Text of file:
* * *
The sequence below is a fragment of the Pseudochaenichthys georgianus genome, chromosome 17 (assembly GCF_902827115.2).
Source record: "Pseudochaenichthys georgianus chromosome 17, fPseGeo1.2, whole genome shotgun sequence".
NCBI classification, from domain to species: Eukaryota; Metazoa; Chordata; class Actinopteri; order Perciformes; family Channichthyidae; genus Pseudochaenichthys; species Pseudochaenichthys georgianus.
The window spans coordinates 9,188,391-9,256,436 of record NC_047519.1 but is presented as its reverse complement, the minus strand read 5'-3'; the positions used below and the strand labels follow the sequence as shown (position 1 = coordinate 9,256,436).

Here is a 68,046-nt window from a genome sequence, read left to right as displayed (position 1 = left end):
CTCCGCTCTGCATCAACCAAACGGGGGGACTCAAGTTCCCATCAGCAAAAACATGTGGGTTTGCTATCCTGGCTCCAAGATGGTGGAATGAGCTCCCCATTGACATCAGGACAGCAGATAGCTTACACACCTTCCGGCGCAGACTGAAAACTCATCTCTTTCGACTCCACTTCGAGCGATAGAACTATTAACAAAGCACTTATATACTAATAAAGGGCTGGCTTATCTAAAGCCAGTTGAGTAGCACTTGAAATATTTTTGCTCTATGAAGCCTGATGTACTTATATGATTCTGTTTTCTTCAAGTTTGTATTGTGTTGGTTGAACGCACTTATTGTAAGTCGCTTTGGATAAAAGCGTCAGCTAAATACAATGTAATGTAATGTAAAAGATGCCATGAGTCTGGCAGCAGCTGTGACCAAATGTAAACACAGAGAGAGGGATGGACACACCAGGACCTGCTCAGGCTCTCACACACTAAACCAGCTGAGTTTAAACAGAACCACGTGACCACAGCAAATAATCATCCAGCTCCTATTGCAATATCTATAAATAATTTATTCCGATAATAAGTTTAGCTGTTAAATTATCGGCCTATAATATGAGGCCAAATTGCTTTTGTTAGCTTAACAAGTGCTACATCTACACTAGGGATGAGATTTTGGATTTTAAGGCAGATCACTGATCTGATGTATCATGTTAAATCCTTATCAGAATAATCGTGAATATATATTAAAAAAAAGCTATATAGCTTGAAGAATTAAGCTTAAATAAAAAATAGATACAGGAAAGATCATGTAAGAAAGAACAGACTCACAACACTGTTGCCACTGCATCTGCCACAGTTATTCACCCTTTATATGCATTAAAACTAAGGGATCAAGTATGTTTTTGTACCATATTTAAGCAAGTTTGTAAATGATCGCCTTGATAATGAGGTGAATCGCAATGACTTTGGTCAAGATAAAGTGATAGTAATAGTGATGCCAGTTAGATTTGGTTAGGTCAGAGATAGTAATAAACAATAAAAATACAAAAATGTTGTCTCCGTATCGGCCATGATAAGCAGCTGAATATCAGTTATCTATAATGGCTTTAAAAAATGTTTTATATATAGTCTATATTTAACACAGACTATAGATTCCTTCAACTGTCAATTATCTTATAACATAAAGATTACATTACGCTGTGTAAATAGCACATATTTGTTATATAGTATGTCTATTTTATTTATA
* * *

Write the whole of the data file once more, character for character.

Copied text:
The sequence below is a fragment of the Pseudochaenichthys georgianus genome, chromosome 17 (assembly GCF_902827115.2).
Source record: "Pseudochaenichthys georgianus chromosome 17, fPseGeo1.2, whole genome shotgun sequence".
NCBI classification, from domain to species: Eukaryota; Metazoa; Chordata; class Actinopteri; order Perciformes; family Channichthyidae; genus Pseudochaenichthys; species Pseudochaenichthys georgianus.
The window spans coordinates 9,188,391-9,256,436 of record NC_047519.1 but is presented as its reverse complement, the minus strand read 5'-3'; the positions used below and the strand labels follow the sequence as shown (position 1 = coordinate 9,256,436).

Here is a 68,046-nt window from a genome sequence, read left to right as displayed (position 1 = left end):
CTCCGCTCTGCATCAACCAAACGGGGGGACTCAAGTTCCCATCAGCAAAAACATGTGGGTTTGCTATCCTGGCTCCAAGATGGTGGAATGAGCTCCCCATTGACATCAGGACAGCAGATAGCTTACACACCTTCCGGCGCAGACTGAAAACTCATCTCTTTCGACTCCACTTCGAGCGATAGAACTATTAACAAAGCACTTATATACTAATAAAGGGCTGGCTTATCTAAAGCCAGTTGAGTAGCACTTGAAATATTTTTGCTCTATGAAGCCTGATGTACTTATATGATTCTGTTTTCTTCAAGTTTGTATTGTGTTGGTTGAACGCACTTATTGTAAGTCGCTTTGGATAAAAGCGTCAGCTAAATACAATGTAATGTAATGTAAAAGATGCCATGAGTCTGGCAGCAGCTGTGACCAAATGTAAACACAGAGAGAGGGATGGACACACCAGGACCTGCTCAGGCTCTCACACACTAAACCAGCTGAGTTTAAACAGAACCACGTGACCACAGCAAATAATCATCCAGCTCCTATTGCAATATCTATAAATAATTTATTCCGATAATAAGTTTAGCTGTTAAATTATCGGCCTATAATATGAGGCCAAATTGCTTTTGTTAGCTTAACAAGTGCTACATCTACACTAGGGATGAGATTTTGGATTTTAAGGCAGATCACTGATCTGATGTATCATGTTAAATCCTTATCAGAATAATCGTGAATATATATTAAAAAAAAGCTATATAGCTTGAAGAATTAAGCTTAAATAAAAAATAGATACAGGAAAGATCATGTAAGAAAGAACAGACTCACAACACTGTTGCCACTGCATCTGCCACAGTTATTCACCCTTTATATGCATTAAAACTAAGGGATCAAGTATGTTTTTGTACCATATTTAAGCAAGTTTGTAAATGATCGCCTTGATAATGAGGTGAATCGCAATGACTTTGGTCAAGATAAAGTGATAGTAATAGTGATGCCAGTTAGATTTGGTTAGGTCAGAGATAGTAATAAACAATAAAAATACAAAAATGTTGTCTCCGTATCGGCCATGATAAGCAGCTGAATATCAGTTATCTATAATGGCTTTAAAAAATGTTTTATATATAGTCTATATTTAACACAGACTATAGATTCCTTCAACTGTCAATTATCTTATAACATAAAGATTACATTACGCTGTGTAAATAGCACATATTTGTTATATAGTATGTCTATTTTATTTATA